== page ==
So, I have been the proud owner of a galileoscope for about a month now. While I am quite happy with the optical quality (and the price!), the focusing mechanism leaves a bit to be desired. In order to cut costs, the ‘scope focuses (changes the distance between the objective and eyepiece lenses) simply by having a pair of concentric tubes that you manually pull out or push in to focus. While this may be fine for the 25x eyepiece, the additional wobble from having to push or pull the eyepiece tube as well as the imprecise nature of the motion makes using the 50x barlow VERY difficult. So, I spent Sunday night at protospace hacking together a brand new focusing mechanism! Behold my new galileoscope, in all it’s ugly-yet-functional glory:
So, you might be asking: how can I get my hands on this marvel of modern engineering? Well, you can do what I did: scrounge for junk parts and throw it together on a lazy Sunday!
- Polycaprolactate Thermoplastic (AKA Polymorph)
- Yup, that’s all. Lego and Thermoplastic
I’m not going to give an exact step-by-step guide on construction, as I mostly worked with what I had, and so my setup is far from perfect. Essentially, you need these two Lego parts (among others for simply building the structure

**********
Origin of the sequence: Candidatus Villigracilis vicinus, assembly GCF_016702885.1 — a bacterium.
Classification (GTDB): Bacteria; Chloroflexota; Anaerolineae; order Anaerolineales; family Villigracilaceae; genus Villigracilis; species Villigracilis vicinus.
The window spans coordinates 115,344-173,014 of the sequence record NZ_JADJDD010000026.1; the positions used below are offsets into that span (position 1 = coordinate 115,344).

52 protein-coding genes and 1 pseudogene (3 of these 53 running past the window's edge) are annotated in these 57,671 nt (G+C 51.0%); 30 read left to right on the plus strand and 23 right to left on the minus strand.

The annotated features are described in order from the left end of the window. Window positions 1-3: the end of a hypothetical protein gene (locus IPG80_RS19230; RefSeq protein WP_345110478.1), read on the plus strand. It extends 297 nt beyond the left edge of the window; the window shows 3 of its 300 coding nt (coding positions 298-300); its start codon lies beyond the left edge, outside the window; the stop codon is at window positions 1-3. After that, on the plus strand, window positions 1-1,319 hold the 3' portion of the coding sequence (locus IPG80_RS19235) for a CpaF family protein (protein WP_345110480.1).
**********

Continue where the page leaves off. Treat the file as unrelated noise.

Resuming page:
Together with a wheel for turning the gear, a rod to attach to the linear gear, and a mounting harness to attach one part to the main body, and another to the eyepiece tube, that pretty much sums up the Lego components you need.
The other component you will require is thermoplastic. This will both bond your two harnesses to the telescopes (PCL bonds well to ABS, which is what Lego and the galileoscope are made of) and keep you Lego from flying apart from the force of pushing the tubes against each other.
So that is pretty much all there is to it it. The gear mechanism pushes the Lego bar, which in turn pushes the eyepiece tube. Easy radial-to-linear force conversion. A few things to be wary of when constructing your focusing mechanism.
- Make sure you mount the harnesses with enough range of motion. You need to be able to push the eyepiece tube fully out, and pull it fully in. This means mounting the eyepiece and body harnesses at the right distances for the length of your bar. It also means you want your eyepiece harness to be as thin and mounted as far back as possible, as it will jam against the body, limiting your focusing range.
- Mount your focuser on the SIDE, not the TOP. I made this mistake, and now I have no use of the galileoscope’s built-in iron sights. Luckily I have a hole in the focuser that I can viewfind with, but your design may not include this.
- The body tube is curved. Make sure you mount the mechanism so that the Lego rod is parallel to the eyepiece tube, NOT the body tube. If the angle between the Lego rod and the eyepiece tube is not 0, then you will be applying perpendicular force to the eyepiece tube, and it may make it impossible to extend the focuser all the way, or possibly even damage your scope.